Examples of these are numerous, but can include networking products, manufacturing equipment, medical devices, or telecommunications solutions. These solutions may be dependent on other offering, and as a result need be bundled together with other products. In this instance, because the offerings are generally of such a high price, customers usually want to get a quote before purchasing.
B2B E-Commerce is set to double the market size of its B2C counterpart. Download this free Ultimate Guide to learn the reasons for this paradigm shift and top considerations for companies going forward.
6 B2B E-Commerce Trends to Watch in 2017
1) B2B E-Commerce Twice that of B2C market
This just comes down to the projections. According to Forrester, by 2020 the B2B E-Commerce market will be worth $1.1 billion. That is opposed to the B2C market at $480 billion. Again, if you don’t think this will affect your business, you are wrong. B2B E-Commerce solutions can sell any product no matter complexity. If you don’t join this wave, you will fall behind.
2) Integration with Configure Price Quote (CPQ) tools
According to Gartner, “by 2018, 40% of B2B digital commerce sites will use price algorithms and configure/price/quote tools to dynamically calculate and deliver product pricing.” Pricing, configuring, and selling B2B products and services is exceedingly complex – and many of the traditional B2C vendors cannot make the transition. Enabling dynamic pricing (through the use of a powerful CPQ solution) can drastically increase deal velocity. In addition, CPQ tools can help provide customers with a more personalized experience, with the opportunity to configure solutions to their personal needs.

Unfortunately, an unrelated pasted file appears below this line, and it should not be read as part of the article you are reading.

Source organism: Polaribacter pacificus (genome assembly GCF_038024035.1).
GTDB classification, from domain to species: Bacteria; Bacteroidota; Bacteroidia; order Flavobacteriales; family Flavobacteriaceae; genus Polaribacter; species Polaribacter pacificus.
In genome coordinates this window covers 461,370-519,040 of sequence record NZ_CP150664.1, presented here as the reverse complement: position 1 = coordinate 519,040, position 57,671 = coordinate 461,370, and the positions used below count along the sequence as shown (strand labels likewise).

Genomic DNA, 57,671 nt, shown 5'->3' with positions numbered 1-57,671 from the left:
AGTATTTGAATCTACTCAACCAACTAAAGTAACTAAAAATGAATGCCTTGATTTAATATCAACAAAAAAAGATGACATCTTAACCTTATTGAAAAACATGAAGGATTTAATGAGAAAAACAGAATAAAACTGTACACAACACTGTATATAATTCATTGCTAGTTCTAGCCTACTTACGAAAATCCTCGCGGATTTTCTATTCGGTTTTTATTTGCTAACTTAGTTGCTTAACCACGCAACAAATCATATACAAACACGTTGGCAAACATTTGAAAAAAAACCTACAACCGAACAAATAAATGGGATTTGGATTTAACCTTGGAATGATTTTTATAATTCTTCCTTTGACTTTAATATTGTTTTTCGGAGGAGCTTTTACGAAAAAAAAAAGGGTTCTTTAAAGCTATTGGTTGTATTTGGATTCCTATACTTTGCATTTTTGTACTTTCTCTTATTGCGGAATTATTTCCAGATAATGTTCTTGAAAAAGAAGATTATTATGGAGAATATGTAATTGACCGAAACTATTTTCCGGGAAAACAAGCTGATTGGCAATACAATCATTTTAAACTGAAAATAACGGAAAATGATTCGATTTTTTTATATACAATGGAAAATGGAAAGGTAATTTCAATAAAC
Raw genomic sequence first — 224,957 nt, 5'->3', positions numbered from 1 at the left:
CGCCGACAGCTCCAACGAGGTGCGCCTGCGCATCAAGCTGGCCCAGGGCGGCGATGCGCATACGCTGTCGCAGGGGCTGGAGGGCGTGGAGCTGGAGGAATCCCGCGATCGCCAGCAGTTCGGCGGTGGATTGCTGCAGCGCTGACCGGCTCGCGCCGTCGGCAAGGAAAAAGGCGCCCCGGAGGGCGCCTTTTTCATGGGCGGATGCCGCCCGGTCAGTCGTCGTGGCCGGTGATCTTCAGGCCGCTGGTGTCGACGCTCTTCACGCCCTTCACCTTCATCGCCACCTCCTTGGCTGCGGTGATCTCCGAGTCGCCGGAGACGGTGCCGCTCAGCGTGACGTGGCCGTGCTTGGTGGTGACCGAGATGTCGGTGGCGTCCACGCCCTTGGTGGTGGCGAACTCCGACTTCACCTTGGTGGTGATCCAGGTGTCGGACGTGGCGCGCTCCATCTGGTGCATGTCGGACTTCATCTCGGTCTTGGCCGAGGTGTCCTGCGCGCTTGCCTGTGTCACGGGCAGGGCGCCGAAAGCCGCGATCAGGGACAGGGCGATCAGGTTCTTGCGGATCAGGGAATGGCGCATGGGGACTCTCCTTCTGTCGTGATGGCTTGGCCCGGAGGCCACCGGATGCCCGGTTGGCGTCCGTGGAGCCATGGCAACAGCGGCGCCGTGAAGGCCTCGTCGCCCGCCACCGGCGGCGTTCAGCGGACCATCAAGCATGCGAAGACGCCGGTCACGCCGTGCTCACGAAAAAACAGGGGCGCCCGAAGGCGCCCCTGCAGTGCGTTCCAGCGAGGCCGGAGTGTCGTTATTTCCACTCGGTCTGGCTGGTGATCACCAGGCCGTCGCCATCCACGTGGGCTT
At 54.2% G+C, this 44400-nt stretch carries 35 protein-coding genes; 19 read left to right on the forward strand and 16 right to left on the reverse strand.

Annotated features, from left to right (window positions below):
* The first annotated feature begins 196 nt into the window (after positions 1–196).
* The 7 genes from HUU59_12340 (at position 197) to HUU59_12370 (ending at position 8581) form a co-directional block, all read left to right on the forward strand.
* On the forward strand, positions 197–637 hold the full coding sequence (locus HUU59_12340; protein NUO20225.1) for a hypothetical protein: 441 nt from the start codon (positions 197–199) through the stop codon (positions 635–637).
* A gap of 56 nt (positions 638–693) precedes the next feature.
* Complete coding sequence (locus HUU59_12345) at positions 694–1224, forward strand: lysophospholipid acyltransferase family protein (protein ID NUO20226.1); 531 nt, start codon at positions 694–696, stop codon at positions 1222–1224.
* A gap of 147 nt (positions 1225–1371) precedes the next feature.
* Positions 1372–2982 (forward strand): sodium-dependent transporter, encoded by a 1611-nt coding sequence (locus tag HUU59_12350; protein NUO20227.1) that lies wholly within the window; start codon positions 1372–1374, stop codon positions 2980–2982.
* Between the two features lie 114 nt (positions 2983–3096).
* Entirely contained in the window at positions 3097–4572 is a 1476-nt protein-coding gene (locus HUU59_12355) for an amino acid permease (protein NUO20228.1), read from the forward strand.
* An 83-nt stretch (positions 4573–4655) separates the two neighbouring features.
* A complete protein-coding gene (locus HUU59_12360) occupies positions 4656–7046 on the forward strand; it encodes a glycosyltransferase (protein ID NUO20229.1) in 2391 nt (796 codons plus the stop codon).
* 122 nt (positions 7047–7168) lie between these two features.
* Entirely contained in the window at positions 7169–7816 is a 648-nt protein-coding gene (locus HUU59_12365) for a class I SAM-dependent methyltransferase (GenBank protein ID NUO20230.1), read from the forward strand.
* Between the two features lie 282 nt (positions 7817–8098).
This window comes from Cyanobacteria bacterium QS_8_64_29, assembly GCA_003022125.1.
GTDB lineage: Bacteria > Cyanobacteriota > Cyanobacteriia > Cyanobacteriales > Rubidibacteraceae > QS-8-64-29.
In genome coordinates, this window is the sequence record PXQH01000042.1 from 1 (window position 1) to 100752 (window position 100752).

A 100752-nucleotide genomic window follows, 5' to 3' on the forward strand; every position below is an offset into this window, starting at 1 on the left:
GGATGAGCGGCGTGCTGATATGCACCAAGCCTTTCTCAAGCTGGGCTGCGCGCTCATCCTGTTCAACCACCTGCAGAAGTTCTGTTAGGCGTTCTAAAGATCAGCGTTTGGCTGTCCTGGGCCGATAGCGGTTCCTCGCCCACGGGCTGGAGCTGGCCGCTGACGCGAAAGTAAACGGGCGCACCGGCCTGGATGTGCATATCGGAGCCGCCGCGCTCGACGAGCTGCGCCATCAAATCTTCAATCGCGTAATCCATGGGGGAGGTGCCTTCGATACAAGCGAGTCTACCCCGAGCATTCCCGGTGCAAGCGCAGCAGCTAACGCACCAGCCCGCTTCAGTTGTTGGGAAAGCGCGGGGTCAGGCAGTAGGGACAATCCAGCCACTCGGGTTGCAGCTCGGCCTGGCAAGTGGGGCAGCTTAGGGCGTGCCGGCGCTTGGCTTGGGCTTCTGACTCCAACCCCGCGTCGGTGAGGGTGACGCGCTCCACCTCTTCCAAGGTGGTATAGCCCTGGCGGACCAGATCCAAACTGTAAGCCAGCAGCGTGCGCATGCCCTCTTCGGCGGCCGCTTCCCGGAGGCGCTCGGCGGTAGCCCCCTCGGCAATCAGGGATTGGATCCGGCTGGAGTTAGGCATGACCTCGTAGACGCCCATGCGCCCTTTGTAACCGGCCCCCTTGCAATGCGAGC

As companies continue to automate their Quote-to-Cash process – the numerous processes that stand between a company’s CRM and their back-end ERP (configuration, quoting, contracting, order management) – through 2017, they will increasingly incorporate B2B E-Commerce solutions into this mix. When they do this, companies will have a truly end to end cart-to-cash solution – underpinning a true omni-channel B2B commerce experience. There is massive benefit to be had from connecting an E-Commerce solutions throughout the Quote-to-Cash process, as it allows the seamless transfer of information and the creation of a single view of the customer.
4) Conversational Commerce
From Uber’s integration into Facebook Messenger, to Amazon’s Echo being able to order products through voice command, conversational commerce in B2C is obviously slated to expand dramatically in 2017. What is less obvious is that such trends in Conversational Commerce are expanding into the realm of B2B. Applications such as Max (the world’s first Quote-to-Cash intelligent Agent), are providing B2B companies the technology to take advantage of the conversational trend.
5) Consumer-like Expectations growing
The B2C expectations of instant service are permitting into the B2B space. B2B buyers are expecting the same service from their B2B companies, as they are from B2C companies such as Uber and Amazon. These companies have set a very high bar, and customers now expect this service out of every company they interact with – they won’t do business with anything less. Born in the Cloud E-Commerce solutions have the potential to deliver such an omni-channel, individual experience to their customers – much more easily than legacy, backend E-Commerce solutions.